The Wall recently published this article by We Are Social Writer Josh Burt, examining Donald Trump's social media presence and what we'd recommend if we were responsible for managing it. They've been kind enough to let us reproduce it below.
Obama has the right idea. His Twitter account is totally him, but then it’s not him. It’s Barack approved, but it’s run by a team of people who all know what they’re doing and what he should be thinking. They give you glimpses, they flash a bit of ankle, they allow you to peer momentarily around the curtains, but for the most part their tweets and messages are reflections of political leanings. They are not Obama’s innermost thoughts, he isn’t barking at his enemies or retweeting GIFs.
"It is our mission to fulfill his vision of a nation devoted to rejecting bigotry in all its forms." —President Obama #MLKDay
— Barack Obama (@BarackObama) January 18, 2016
Obama times his chat show appearances well too, he’s caught crying during Aretha Franklin songs and when he’s talking about gun ownership in America. Obama is moved at the right times, he’s witty at the right times, he knows which direction the liberal American wind is blowing at the right times, he defies presidential convention and goes on internet chat shows like Comedians in Cars Getting Coffee, hosted by Jerry Seinfeld – once the most powerful funnyman in the world.
Now flip the coin and look at Donald Trump, a man more famous for his alarming hairstyle than his almighty fortune. His style of running for office channels an outrageously rich person shouting at waiters. He’s morphed into a punch line to a joke that no one gets yet. He uses Twitter to pile into his opponents, to undermine them, or to stoke right-wing fires aimed at getting a roar of approval from the bible belt. His disturbing, magnified version of US hokum makes Sarah Palin look like Michael. If this were a Western, Trump would be the sadistic sheriff shooting the ground in front of a cowboy barking at him to “dance!”. He’s nuts.
And that’s kind of the point with politicians, they are nuts. Obama’s nuts, Cameron’s nuts, Merkel’s nuts. Anyone who willingly grabs the steering wheel confident of driving an entire country is categorically insane. The job of social media, any media for that matter, is to hide that. It’s damage limitation from the get-go – think of a leading political figure from any point in time, and attempt to appropriate them as a normal human. You can’t, they have extra-terrestrial egos and strange backstories - even at their most vanilla, like John Major, you’ll find out they were sired by circus clowns and rolling in the hay with Edwina Curry. Some allegedly simulate oral sex on pigs. But the key is that you find these things out once it’s too late to go back. The biggest single job on the planet is to take these people and convince the world that they won’t be the one to blow it up.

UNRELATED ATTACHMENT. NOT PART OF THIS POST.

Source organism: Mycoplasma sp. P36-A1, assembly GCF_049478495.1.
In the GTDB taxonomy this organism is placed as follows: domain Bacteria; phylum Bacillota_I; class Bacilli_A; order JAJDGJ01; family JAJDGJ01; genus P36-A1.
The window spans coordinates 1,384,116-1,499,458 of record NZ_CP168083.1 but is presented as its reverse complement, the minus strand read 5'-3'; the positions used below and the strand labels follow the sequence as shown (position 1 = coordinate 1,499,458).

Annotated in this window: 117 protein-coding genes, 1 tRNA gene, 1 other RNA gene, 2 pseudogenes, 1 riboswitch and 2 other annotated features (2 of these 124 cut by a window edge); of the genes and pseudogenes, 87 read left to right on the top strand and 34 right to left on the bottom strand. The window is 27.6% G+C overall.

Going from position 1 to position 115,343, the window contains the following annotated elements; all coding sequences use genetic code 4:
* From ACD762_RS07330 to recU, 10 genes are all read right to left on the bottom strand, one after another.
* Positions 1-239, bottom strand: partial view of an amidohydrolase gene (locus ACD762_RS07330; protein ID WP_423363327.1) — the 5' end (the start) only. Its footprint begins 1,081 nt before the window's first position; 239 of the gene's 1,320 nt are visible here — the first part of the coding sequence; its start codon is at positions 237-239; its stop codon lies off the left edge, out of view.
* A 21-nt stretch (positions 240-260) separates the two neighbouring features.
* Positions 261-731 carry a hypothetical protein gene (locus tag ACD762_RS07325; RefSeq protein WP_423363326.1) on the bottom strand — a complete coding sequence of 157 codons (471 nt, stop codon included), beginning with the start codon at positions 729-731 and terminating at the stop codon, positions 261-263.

Far more killed than anticipated in radical Islamic terror attack yesterday. Get tough and smart U.S., or we won't have a country anymore!
— Donald J. Trump (@realDonaldTrump) January 17, 2016
In that sense, Trump is failing abysmally. Someone needs to step in and rebrand the idiot. Show some chinks in the armour, soften his tone, exercise some humility, use his Twitter feed not to lambast the country he lives in, but to yearn for the world he wants to live in. Picture him not looking like a man slowly transforming into a gargoyle, but soft faced and smiling. Instruct him to compliment the opposition, but set himself slightly apart. Somehow detooth the barking hound, and expose Trump’s spluttering human heart. Unfortunately, it seems like they won’t need to, the maniac with orangutan hair is on a roll #fuckinghell
Three rules for not coming across as a maniac on social media:
1. Don’t go wild with exclamations, nor exclamation marks. Keep it calm, collected and low key. Compare Trump’s shouty ending, with Obama’s quiet assertion. Who would you rather be in charge of your country?
— The White House (@WhiteHouse) January 13, 2016
2. Don’t brag. Part of becoming the Leader of the Free World is that you will be expected to put the country ahead of your personal glory. You won’t find Obama blowing his own trumpet, rather he will talk in collective terms about his hopes for the country, sharing the glory. Unlike Trump…
Remember, get TIME magazine! I am on the cover. Take it out in 4 years and read it again! Just watch... — Donald J. Trump (@realDonaldTrump) January 10, 2016
"That’s when America works best—when everyone has opportunity; when everyone has some security." —President Obama https://t.co/Yy9JeoCN2I
— Barack Obama (@BarackObama) January 16, 2016
3. Don’t obsess on your opponents’ perceived weaknesses, focus instead on your strengths. A bit of gentle horseplay works wonders, but an endless stream of playground bullying suggests that you might be in danger of electing Biff Tannen to run your country.
Highly respected Constitutional law professor Mary Brigid McManamon has just stated, "Ted Cruz is not eligible to be President." Big problem
— Donald J. Trump (@realDonaldTrump) January 22, 2016
Take a leaf out of Obama’s book, and keep it witty: